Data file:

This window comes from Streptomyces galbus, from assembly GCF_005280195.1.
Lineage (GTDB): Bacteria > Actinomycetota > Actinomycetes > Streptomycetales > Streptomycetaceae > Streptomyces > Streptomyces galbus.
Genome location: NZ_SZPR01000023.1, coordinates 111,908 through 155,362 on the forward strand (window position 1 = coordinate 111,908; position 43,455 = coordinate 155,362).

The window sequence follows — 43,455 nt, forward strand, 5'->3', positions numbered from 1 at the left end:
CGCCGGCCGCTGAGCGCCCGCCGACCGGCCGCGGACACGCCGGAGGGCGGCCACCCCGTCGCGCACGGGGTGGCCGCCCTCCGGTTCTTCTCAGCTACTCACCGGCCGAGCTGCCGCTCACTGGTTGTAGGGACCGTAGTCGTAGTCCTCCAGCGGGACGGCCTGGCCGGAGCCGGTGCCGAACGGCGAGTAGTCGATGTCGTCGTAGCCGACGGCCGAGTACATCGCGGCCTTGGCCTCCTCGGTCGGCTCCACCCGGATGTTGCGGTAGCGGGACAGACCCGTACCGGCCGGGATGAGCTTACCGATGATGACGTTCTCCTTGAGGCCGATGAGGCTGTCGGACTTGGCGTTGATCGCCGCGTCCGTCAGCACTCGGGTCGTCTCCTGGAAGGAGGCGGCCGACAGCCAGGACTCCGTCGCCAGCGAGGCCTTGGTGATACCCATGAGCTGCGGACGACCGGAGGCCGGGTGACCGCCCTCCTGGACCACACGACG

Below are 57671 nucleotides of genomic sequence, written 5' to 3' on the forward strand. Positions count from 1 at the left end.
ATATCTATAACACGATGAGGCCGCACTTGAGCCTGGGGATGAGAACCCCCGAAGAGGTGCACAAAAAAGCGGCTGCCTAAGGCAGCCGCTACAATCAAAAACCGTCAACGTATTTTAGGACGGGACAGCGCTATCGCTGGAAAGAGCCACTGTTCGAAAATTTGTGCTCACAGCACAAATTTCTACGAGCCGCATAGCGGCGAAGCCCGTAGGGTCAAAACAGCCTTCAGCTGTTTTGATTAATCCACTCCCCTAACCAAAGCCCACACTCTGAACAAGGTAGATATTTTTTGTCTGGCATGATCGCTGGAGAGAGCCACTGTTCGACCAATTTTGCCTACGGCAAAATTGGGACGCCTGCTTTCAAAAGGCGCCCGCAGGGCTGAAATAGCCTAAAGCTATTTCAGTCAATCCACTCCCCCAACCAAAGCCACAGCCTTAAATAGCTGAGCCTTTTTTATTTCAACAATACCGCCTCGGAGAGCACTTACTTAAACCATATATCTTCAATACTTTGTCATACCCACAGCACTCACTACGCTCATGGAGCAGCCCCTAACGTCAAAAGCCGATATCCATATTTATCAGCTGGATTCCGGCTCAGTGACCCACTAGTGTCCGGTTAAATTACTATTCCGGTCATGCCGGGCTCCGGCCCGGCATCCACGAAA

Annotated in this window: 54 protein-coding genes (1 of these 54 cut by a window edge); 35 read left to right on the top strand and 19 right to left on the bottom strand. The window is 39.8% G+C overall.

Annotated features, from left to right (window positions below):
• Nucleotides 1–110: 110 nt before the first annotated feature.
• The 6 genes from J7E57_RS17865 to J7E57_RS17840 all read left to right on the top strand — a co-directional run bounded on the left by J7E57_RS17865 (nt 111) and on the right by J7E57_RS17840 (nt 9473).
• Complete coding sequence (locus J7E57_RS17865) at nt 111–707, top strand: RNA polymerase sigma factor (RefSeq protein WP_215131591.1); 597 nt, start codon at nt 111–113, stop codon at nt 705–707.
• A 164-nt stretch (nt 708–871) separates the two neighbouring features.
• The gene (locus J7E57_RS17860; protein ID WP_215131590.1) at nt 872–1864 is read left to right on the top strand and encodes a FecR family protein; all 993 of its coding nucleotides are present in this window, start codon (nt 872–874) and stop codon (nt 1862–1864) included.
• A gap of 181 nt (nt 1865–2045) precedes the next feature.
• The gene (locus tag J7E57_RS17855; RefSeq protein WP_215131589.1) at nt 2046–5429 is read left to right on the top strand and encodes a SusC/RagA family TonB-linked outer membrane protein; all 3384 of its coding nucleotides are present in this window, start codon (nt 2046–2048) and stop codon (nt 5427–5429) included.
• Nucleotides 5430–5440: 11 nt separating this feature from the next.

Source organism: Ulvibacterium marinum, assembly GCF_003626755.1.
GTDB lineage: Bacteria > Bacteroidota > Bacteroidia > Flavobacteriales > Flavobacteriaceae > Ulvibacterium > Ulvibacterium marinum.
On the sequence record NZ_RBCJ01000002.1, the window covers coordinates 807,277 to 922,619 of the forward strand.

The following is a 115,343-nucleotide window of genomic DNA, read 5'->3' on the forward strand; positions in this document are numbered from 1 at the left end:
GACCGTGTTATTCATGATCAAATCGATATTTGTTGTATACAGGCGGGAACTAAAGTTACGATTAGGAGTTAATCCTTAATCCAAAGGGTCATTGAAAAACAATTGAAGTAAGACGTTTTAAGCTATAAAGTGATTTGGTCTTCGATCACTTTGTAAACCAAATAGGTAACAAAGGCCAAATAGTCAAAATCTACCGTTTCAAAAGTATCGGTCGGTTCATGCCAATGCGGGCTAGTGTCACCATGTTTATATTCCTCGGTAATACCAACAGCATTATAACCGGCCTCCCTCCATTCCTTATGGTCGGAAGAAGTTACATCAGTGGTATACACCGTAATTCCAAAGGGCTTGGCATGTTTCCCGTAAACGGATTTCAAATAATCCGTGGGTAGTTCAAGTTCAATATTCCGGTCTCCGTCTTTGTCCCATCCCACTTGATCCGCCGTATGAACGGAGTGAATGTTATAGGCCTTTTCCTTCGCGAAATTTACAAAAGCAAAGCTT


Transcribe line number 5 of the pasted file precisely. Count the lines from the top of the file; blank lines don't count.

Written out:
CGCCGGCCGCTGAGCGCCCGCCGACCGGCCGCGGACACGCCGGAGGGCGGCCACCCCGTCGCGCACGGGGTGGCCGCCCTCCGGTTCTTCTCAGCTACTCACCGGCCGAGCTGCCGCTCACTGGTTGTAGGGACCGTAGTCGTAGTCCTCCAGCGGGACGGCCTGGCCGGAGCCGGTGCCGAACGGCGAGTAGTCGATGTCGTCGTAGCCGACGGCCGAGTACATCGCGGCCTTGGCCTCCTCGGTCGGCTCCACCCGGATGTTGCGGTAGCGGGACAGACCCGTACCGGCCGGGATGAGCTTACCGATGATGACGTTCTCCTTGAGGCCGATGAGGCTGTCGGACTTGGCGTTGATCGCCGCGTCCGTCAGCACTCGGGTCGTCTCCTGGAAGGAGGCGGCCGACAGCCAGGACTCCGTCGCCAGCGAGGCCTTGGTGATACCCATGAGCTGCGGACGACCGGAGGCCGGGTGACCGCCCTCCTGGACCACACGACG